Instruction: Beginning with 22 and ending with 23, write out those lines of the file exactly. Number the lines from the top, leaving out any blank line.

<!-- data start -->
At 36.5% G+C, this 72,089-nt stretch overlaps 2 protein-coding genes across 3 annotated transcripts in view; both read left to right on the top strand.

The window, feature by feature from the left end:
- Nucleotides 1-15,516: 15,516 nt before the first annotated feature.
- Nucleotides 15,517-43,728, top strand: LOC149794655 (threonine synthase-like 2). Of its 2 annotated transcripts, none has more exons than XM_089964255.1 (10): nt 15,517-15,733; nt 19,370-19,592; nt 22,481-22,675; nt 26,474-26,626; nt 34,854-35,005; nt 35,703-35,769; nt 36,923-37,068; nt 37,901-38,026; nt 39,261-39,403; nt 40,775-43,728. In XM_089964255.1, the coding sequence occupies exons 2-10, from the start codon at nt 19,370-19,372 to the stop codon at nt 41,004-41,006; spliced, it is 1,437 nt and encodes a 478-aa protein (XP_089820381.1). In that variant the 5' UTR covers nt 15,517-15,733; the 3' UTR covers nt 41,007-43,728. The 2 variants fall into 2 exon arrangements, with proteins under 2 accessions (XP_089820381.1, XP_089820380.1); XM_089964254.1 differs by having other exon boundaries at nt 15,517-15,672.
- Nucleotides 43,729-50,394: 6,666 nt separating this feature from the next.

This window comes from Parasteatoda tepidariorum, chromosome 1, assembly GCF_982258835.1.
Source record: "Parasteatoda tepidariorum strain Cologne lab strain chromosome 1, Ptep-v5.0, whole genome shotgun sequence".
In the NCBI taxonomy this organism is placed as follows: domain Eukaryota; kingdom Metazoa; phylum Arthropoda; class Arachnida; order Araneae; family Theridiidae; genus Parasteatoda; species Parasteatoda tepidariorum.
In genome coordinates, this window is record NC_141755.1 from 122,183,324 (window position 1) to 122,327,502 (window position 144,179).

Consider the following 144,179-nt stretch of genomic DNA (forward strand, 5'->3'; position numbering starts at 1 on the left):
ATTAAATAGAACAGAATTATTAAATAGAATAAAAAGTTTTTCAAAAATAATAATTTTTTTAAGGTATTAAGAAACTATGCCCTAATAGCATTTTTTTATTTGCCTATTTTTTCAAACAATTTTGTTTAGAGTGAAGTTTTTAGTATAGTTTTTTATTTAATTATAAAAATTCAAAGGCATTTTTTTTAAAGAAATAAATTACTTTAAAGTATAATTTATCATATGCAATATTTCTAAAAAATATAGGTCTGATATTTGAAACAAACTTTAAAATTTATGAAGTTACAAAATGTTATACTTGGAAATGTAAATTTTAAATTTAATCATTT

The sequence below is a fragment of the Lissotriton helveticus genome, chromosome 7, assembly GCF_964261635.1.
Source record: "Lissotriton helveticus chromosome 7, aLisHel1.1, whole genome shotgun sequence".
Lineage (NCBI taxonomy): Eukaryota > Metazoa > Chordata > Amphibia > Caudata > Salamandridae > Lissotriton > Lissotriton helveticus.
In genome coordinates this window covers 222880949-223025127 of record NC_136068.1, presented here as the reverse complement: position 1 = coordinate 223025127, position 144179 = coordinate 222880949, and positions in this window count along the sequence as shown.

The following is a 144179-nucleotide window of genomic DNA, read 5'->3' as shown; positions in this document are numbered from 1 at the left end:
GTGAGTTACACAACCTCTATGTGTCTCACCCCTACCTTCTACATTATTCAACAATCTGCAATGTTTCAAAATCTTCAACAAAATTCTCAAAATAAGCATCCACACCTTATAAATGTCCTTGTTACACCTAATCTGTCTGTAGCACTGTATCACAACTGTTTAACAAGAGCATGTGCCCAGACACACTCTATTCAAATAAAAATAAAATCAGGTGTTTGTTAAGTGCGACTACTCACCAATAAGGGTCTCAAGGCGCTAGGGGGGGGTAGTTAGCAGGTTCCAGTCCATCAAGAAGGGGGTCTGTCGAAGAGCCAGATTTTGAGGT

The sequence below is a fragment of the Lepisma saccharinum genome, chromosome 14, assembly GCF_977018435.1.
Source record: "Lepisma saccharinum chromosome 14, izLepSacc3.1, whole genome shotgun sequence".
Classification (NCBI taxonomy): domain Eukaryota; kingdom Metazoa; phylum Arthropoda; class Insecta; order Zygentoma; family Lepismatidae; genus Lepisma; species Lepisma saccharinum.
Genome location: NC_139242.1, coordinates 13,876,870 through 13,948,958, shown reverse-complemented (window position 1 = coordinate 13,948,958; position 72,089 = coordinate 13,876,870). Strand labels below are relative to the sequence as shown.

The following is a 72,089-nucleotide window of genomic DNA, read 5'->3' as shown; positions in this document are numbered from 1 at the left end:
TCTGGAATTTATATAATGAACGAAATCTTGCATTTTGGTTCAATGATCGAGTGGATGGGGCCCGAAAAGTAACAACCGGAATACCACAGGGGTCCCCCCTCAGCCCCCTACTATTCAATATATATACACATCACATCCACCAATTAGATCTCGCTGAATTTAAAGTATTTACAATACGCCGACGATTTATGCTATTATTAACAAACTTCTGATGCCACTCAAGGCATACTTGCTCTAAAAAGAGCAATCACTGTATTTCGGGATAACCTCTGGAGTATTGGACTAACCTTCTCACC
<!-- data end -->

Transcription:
The following is a 72,089-nucleotide window of genomic DNA, read 5'->3' as shown; positions in this document are numbered from 1 at the left end:
TCTGGAATTTATATAATGAACGAAATCTTGCATTTTGGTTCAATGATCGAGTGGATGGGGCCCGAAAAGTAACAACCGGAATACCACAGGGGTCCCCCCTCAGCCCCCTACTATTCAATATATATACACATCACATCCACCAATTAGATCTCGCTGAATTTAAAGTATTTACAATACGCCGACGATTTATGCTATTATTAACAAACTTCTGATGCCACTCAAGGCATACTTGCTCTAAAAAGAGCAATCACTGTATTTCGGGATAACCTCTGGAGTATTGGACTAACCTTCTCACC